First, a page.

As we mentioned before how to release your pressure in your day-life, besides the three methods I told you, there are another several helpful ways.
The last point I referred days ago is relying on routines. It can be seen simply. For instance, you can decide what color of clothes to wear daily. And the best solution to reduce the number of such kind of decisions is that you need to make by using routines. If there's something you need to do every day, do it at the same time every day. In fact, President Obama,mentioned using this strategy himself in a recent interview: You'll see I wear only gray or blue suits. I don't want to make decisions about what I'm eating or wearing. Because I have too many other decisions to make. You need to focus your decision-making energy. You need to routinize yourself. You can't be going through the day distracted by trivia.
Here the forth one is to take five (or ten) minutes to do something you find interesting. It doesn't matter what it is, so long as it interests you. Recent research shows that interest doesn't just keep you going despite fatigue, it actually replenishes your energy. And then that replenished energy flows into whatever you do next. Keep these two very important points in mind: First, interesting is not the same thing as pleasant, fun, or relaxing (though they are certainly not mutually exclusive.) Taking a lunch break might be relaxing, and if the food is good it will probably be pleasant. But unless you are eating at the new molecular gastronomy restaurant, it probably won't be interesting. So it won't replenish your energy. Second, interesting does not have to mean effortless. The same studies that showed that interest replenished energy showed that it did so even when the interesting task was difficult and required effort.
The sixth is adding where and when to your to-do list. This particular form of planning is a really powerful way to help you achieve any goal. Nearly 200 studies, on everything from diet and exercise to negotiation and time management, have shown that deciding in advance when and where you will complete a task (e.g., "If it is 4pm, then I will return any phone calls I should return today") can double or triple your chances of actually doing it.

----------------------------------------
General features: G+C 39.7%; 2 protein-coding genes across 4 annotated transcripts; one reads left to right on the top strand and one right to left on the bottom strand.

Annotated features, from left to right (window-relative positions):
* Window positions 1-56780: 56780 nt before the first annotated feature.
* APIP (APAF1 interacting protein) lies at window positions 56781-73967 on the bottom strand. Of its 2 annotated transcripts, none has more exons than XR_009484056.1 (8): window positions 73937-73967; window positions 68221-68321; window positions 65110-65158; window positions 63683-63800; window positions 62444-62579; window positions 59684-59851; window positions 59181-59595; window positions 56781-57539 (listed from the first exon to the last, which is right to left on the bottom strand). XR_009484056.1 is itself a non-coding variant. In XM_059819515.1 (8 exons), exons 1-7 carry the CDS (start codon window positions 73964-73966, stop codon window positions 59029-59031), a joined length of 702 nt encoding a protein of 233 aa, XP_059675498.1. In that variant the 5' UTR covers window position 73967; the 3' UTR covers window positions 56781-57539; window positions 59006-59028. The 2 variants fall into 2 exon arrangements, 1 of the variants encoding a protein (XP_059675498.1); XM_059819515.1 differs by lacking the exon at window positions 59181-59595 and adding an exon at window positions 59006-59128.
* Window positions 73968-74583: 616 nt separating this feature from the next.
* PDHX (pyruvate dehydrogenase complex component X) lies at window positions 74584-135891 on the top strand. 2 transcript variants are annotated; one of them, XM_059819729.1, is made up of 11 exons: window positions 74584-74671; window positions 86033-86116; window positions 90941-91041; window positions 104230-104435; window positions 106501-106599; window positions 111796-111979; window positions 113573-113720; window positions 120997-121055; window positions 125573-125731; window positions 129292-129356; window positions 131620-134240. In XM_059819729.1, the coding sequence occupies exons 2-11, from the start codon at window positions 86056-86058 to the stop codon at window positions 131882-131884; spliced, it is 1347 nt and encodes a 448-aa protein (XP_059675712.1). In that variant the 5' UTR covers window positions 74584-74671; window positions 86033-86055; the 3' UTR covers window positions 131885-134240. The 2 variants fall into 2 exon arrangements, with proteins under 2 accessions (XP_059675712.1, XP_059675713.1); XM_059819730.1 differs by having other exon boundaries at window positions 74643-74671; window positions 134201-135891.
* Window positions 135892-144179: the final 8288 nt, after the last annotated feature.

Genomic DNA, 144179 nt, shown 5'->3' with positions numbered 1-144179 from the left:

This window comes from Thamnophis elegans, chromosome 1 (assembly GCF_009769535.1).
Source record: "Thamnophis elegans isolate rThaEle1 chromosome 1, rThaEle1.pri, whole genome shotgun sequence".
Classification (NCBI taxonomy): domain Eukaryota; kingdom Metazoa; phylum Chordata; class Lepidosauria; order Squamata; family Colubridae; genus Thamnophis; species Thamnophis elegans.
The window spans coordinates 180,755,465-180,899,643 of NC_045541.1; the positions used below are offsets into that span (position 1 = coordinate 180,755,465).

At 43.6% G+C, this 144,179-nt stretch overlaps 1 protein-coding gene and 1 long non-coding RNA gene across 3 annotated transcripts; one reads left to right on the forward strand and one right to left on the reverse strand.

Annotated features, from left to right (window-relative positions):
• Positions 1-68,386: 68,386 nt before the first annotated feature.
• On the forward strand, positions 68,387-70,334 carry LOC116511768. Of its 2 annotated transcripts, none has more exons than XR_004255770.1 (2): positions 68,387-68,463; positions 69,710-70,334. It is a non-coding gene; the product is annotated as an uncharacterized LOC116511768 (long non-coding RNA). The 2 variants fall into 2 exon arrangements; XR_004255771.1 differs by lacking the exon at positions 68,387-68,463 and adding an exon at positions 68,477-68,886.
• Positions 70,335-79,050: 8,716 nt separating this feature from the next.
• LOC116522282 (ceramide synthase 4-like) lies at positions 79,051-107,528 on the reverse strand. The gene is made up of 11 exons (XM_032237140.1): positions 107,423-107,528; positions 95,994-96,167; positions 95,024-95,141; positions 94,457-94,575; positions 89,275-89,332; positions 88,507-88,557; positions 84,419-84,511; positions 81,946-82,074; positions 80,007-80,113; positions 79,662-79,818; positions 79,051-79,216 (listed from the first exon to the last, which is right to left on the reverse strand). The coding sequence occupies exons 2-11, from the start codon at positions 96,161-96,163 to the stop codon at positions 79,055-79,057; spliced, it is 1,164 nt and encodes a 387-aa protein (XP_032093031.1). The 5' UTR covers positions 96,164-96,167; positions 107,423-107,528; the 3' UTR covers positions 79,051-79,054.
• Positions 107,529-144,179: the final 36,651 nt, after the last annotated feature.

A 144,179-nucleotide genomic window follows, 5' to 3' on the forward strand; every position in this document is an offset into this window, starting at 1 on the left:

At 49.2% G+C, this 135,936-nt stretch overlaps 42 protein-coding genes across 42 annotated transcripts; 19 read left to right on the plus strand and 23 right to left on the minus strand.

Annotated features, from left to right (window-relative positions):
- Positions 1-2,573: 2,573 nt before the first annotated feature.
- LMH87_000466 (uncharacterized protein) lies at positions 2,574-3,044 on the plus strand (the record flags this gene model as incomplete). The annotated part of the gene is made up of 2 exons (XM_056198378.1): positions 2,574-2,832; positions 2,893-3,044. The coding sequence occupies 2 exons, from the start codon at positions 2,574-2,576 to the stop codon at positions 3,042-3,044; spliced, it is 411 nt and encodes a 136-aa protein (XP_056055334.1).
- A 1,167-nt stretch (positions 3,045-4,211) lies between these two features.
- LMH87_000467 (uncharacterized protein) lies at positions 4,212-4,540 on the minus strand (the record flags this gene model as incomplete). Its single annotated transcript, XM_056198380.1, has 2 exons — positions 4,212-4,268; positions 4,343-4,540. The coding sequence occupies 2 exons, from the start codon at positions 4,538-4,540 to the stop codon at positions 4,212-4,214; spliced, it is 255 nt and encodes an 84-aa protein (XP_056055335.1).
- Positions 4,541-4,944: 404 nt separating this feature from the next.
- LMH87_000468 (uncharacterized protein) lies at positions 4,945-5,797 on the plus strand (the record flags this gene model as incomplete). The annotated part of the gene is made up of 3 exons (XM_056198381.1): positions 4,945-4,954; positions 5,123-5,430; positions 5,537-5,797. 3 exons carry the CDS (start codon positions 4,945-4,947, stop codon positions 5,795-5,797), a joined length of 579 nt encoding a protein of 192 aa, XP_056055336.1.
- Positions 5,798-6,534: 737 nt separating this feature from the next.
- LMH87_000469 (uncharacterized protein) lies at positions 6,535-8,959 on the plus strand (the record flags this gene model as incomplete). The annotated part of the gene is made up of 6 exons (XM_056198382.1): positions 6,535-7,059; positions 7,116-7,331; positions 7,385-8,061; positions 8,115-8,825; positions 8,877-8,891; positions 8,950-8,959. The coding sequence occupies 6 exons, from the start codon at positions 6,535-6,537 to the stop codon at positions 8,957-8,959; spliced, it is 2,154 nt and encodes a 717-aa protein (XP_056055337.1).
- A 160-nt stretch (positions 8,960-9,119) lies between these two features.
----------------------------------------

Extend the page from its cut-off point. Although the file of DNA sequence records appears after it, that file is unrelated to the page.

The last but not least is seeing your work in terms of progress, not perfection. We all approach the goals we pursue with one of two mindsets: what I call the Be-Good mindset, where the focus is on proving that you have a lot of ability and that you already know what you're doing, and the Get-Better mindset, where the focus is on developing your ability and learning new skills. You can think of it as the difference between wanting to show that you are smart versus wanting to get smarter. A Get-Better mindset leads instead to self-comparison and a concern with making progress — how well are you doing today, compared with how you did yesterday, last month, or last year? When you think about what you are doing in terms of learning and improving, accepting that you may make some mistakes along the way and you stay motivated despite the setbacks that might occur.
Psychologically, it's often not whether we've reached our goal, but the rate at which we are closing the gap between where we are now and where we want to end up that determines how we feel. It can be enormously helpful to take a moment and reflect on what you've accomplished so far before turning your attention to the challenges that remain ahead.